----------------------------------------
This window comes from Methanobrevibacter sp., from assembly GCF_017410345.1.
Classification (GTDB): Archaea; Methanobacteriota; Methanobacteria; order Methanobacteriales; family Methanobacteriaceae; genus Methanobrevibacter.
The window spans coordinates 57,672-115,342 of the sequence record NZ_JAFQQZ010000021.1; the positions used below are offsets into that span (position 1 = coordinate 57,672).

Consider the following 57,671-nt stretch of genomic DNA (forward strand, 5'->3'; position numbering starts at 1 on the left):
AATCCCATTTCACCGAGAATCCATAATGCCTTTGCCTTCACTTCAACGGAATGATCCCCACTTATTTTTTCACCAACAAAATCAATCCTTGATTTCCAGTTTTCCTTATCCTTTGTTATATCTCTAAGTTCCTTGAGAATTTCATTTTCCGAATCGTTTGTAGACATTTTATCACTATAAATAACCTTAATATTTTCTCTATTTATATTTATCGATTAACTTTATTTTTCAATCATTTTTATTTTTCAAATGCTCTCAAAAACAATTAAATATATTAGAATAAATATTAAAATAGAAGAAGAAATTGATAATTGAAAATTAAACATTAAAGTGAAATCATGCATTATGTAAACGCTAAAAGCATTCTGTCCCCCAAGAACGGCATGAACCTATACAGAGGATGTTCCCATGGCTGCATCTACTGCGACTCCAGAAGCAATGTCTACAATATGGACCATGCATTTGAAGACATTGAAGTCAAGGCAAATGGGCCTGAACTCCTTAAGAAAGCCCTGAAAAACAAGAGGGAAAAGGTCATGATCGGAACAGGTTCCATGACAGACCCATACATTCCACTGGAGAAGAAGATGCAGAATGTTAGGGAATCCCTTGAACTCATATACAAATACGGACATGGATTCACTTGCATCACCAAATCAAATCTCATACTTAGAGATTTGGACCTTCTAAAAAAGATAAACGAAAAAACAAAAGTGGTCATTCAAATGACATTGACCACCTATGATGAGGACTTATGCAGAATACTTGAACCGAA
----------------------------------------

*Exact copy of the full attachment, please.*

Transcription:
This window comes from Methanobrevibacter sp., from assembly GCF_017410345.1.
Classification (GTDB): Archaea; Methanobacteriota; Methanobacteria; order Methanobacteriales; family Methanobacteriaceae; genus Methanobrevibacter.
The window spans coordinates 57,672-115,342 of the sequence record NZ_JAFQQZ010000021.1; the positions used below are offsets into that span (position 1 = coordinate 57,672).

Consider the following 57,671-nt stretch of genomic DNA (forward strand, 5'->3'; position numbering starts at 1 on the left):
AATCCCATTTCACCGAGAATCCATAATGCCTTTGCCTTCACTTCAACGGAATGATCCCCACTTATTTTTTCACCAACAAAATCAATCCTTGATTTCCAGTTTTCCTTATCCTTTGTTATATCTCTAAGTTCCTTGAGAATTTCATTTTCCGAATCGTTTGTAGACATTTTATCACTATAAATAACCTTAATATTTTCTCTATTTATATTTATCGATTAACTTTATTTTTCAATCATTTTTATTTTTCAAATGCTCTCAAAAACAATTAAATATATTAGAATAAATATTAAAATAGAAGAAGAAATTGATAATTGAAAATTAAACATTAAAGTGAAATCATGCATTATGTAAACGCTAAAAGCATTCTGTCCCCCAAGAACGGCATGAACCTATACAGAGGATGTTCCCATGGCTGCATCTACTGCGACTCCAGAAGCAATGTCTACAATATGGACCATGCATTTGAAGACATTGAAGTCAAGGCAAATGGGCCTGAACTCCTTAAGAAAGCCCTGAAAAACAAGAGGGAAAAGGTCATGATCGGAACAGGTTCCATGACAGACCCATACATTCCACTGGAGAAGAAGATGCAGAATGTTAGGGAATCCCTTGAACTCATATACAAATACGGACATGGATTCACTTGCATCACCAAATCAAATCTCATACTTAGAGATTTGGACCTTCTAAAAAAGATAAACGAAAAAACAAAAGTGGTCATTCAAATGACATTGACCACCTATGATGAGGACTTATGCAGAATACTTGAACCGAA